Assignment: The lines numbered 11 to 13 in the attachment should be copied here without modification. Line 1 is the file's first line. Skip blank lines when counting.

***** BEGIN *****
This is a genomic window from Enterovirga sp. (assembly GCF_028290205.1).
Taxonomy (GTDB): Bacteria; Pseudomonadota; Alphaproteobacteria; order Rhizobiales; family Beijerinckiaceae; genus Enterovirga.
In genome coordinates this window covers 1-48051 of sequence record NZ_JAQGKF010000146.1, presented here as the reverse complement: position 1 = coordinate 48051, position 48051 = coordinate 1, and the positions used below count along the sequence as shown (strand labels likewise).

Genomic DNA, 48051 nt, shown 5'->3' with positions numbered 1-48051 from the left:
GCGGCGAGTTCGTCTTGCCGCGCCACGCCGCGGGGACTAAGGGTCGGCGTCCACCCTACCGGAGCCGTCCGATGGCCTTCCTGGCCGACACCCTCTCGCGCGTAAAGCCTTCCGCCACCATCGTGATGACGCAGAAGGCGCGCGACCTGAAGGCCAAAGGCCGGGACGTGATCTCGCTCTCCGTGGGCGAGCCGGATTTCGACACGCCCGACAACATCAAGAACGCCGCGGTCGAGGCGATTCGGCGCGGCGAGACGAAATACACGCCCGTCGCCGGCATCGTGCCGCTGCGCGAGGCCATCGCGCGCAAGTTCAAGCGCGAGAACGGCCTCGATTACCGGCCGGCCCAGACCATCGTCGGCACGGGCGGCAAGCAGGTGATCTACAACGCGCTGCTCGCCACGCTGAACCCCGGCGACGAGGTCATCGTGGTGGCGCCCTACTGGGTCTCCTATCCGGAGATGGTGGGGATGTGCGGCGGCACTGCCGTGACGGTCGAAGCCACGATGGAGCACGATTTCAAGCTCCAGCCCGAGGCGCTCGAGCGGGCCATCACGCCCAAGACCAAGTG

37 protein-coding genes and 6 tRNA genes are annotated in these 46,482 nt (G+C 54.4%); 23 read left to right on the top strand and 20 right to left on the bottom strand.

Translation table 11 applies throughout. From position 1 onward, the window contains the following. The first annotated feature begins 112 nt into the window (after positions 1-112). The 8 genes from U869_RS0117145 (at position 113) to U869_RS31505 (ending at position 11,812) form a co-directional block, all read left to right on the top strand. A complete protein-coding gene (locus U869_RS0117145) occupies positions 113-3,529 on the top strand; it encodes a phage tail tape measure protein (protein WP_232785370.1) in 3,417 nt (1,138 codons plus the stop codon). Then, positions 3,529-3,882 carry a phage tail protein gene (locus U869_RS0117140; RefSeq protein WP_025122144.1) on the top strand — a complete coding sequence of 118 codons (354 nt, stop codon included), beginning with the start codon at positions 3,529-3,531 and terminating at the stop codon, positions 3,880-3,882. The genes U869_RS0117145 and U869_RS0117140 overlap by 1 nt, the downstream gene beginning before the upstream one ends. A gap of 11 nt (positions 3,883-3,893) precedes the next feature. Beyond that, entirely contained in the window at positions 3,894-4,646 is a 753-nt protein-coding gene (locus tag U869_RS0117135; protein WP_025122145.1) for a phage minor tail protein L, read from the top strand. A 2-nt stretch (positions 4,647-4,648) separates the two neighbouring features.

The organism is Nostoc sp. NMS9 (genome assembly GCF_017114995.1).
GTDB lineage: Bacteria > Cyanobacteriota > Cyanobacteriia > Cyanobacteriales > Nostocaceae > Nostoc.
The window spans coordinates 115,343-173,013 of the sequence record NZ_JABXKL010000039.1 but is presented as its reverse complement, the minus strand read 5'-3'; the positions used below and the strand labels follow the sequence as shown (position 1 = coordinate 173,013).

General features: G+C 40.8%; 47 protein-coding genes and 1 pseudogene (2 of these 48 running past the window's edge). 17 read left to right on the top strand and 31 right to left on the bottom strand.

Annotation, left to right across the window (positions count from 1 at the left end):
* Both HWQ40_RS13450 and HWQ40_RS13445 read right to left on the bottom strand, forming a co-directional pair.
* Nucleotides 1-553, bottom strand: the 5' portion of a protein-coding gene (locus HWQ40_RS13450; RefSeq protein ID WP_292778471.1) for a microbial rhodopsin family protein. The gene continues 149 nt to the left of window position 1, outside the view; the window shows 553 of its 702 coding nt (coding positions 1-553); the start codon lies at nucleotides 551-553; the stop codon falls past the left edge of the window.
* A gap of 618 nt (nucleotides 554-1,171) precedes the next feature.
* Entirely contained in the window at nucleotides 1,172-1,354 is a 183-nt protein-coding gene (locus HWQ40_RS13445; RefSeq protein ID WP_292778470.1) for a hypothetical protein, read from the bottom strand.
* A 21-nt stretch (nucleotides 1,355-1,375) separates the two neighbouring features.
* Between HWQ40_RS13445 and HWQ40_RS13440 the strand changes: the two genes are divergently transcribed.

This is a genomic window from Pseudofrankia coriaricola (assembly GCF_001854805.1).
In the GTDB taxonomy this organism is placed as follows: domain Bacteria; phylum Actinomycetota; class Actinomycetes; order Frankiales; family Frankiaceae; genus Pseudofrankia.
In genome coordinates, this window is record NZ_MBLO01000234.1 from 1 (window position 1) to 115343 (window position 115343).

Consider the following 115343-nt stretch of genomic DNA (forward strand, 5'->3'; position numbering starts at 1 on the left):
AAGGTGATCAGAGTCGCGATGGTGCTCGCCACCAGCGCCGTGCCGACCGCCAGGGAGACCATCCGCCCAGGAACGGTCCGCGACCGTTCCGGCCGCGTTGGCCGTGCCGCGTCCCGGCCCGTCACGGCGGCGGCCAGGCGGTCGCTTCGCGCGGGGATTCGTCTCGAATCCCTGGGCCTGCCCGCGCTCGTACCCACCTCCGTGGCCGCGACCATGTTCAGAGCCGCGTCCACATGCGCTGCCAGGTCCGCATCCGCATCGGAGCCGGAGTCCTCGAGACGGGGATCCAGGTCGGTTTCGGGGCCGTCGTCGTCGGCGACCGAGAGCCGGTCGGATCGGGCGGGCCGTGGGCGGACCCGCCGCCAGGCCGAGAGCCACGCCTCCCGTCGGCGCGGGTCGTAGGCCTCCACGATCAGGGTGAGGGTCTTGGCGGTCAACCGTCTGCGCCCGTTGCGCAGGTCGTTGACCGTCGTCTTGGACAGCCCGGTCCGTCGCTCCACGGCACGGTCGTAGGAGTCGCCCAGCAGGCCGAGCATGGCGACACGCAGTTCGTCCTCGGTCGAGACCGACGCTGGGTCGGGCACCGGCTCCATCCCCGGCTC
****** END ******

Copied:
General features: G+C 40.8%; 47 protein-coding genes and 1 pseudogene (2 of these 48 running past the window's edge). 17 read left to right on the top strand and 31 right to left on the bottom strand.

Annotation, left to right across the window (positions count from 1 at the left end):
* Both HWQ40_RS13450 and HWQ40_RS13445 read right to left on the bottom strand, forming a co-directional pair.